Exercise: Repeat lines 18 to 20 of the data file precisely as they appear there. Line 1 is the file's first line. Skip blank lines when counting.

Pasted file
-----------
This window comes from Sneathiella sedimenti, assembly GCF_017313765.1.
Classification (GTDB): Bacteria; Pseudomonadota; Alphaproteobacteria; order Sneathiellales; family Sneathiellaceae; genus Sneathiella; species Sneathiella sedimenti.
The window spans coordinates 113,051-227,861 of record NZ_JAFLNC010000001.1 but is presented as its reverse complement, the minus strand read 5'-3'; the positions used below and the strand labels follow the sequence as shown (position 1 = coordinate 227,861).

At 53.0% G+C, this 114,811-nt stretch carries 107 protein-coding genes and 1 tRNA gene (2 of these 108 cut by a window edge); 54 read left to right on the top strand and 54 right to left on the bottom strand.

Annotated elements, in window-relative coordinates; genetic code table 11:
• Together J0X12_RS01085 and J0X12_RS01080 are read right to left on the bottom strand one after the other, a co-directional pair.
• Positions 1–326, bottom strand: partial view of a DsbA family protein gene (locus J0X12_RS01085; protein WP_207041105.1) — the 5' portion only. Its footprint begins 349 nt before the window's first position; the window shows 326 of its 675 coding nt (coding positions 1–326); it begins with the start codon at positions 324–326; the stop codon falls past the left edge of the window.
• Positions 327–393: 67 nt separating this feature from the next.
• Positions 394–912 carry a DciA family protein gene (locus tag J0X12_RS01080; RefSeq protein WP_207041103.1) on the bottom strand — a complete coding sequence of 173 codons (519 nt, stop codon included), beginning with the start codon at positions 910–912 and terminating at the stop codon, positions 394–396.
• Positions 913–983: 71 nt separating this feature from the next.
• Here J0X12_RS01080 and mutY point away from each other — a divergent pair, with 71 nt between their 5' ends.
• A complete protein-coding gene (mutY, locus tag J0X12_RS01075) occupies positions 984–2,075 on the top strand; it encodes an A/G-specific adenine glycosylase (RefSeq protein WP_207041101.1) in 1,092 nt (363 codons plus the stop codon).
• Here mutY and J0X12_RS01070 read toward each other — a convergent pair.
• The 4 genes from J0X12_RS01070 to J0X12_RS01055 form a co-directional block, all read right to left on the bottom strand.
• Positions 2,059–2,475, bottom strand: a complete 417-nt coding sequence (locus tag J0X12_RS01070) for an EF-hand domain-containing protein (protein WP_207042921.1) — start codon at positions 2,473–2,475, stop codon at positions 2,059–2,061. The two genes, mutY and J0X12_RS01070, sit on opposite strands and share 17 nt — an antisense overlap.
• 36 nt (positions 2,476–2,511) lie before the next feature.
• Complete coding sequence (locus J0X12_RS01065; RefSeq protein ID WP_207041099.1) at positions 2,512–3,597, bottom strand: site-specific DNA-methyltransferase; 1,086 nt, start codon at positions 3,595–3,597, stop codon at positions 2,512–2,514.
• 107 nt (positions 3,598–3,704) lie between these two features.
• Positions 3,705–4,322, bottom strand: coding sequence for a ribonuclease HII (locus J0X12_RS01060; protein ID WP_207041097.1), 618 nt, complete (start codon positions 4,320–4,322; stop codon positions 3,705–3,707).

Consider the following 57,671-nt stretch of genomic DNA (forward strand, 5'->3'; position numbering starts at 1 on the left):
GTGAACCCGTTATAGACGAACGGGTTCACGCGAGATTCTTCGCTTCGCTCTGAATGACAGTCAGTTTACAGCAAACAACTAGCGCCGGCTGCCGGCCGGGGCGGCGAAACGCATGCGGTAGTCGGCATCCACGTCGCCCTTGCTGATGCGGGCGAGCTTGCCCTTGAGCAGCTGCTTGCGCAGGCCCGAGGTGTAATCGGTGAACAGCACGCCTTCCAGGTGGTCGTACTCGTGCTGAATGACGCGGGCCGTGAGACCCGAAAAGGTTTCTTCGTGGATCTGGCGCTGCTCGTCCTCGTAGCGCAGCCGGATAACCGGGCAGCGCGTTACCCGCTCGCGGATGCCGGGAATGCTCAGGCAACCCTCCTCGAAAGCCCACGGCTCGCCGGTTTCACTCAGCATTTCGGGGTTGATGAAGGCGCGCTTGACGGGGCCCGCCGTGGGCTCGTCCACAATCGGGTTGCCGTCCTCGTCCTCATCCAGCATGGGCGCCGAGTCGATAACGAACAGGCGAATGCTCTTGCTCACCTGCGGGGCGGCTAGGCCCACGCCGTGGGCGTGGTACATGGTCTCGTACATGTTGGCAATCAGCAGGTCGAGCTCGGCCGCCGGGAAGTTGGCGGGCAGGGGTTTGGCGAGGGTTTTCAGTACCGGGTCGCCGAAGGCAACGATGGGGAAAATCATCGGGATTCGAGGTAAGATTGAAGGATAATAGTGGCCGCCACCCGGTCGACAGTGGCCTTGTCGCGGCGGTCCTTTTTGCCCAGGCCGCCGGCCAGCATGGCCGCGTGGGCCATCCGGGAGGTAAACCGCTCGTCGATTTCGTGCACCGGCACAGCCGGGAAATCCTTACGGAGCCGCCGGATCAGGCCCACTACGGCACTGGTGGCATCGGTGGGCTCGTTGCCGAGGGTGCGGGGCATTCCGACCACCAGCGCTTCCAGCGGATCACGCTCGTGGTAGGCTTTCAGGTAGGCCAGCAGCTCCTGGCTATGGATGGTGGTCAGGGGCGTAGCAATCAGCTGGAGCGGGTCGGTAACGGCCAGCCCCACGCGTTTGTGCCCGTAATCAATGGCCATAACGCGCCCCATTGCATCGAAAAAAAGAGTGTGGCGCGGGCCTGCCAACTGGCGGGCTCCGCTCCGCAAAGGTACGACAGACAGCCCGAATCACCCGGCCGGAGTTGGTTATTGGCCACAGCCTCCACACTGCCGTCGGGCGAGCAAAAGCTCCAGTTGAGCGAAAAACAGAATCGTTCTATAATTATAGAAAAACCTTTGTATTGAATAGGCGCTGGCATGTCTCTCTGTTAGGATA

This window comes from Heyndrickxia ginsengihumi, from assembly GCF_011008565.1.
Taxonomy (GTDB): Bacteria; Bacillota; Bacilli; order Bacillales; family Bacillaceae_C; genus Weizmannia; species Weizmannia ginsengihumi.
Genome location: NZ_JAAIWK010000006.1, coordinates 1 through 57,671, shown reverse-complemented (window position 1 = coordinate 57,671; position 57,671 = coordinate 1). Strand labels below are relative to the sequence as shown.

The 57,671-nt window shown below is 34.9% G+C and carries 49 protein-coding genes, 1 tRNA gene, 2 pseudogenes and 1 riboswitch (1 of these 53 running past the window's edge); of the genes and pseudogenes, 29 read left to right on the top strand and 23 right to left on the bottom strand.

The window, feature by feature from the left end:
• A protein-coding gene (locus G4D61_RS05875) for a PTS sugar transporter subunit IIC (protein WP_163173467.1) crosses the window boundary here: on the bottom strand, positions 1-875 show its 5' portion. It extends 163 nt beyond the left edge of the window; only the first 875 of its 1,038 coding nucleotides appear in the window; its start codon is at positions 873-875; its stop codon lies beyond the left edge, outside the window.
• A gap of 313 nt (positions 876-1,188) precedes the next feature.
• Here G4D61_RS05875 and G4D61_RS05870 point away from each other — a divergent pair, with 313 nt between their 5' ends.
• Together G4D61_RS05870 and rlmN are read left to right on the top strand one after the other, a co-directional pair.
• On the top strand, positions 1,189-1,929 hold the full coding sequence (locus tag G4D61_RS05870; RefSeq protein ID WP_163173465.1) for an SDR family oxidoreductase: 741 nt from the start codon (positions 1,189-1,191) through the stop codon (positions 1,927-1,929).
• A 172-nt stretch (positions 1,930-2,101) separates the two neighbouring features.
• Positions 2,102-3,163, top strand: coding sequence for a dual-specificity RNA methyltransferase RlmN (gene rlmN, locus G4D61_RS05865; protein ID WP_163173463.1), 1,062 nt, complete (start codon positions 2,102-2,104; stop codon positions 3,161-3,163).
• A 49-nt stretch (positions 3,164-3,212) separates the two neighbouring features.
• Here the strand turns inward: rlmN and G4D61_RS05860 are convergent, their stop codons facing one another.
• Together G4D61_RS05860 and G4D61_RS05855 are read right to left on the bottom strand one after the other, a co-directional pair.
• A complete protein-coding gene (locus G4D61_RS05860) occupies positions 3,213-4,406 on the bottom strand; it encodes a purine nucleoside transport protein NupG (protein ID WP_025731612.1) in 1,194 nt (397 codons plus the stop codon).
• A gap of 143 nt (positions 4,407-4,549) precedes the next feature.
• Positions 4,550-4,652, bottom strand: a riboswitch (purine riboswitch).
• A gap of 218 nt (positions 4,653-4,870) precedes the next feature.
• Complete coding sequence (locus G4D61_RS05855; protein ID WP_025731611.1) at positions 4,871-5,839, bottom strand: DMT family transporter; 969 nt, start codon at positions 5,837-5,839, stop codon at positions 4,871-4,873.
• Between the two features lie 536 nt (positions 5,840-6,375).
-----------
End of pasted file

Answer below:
• 107 nt (positions 3,598–3,704) lie between these two features.
• Positions 3,705–4,322, bottom strand: coding sequence for a ribonuclease HII (locus J0X12_RS01060; protein ID WP_207041097.1), 618 nt, complete (start codon positions 4,320–4,322; stop codon positions 3,705–3,707).

Consider the following 57,671-nt stretch of genomic DNA (forward strand, 5'->3'; position numbering starts at 1 on the left):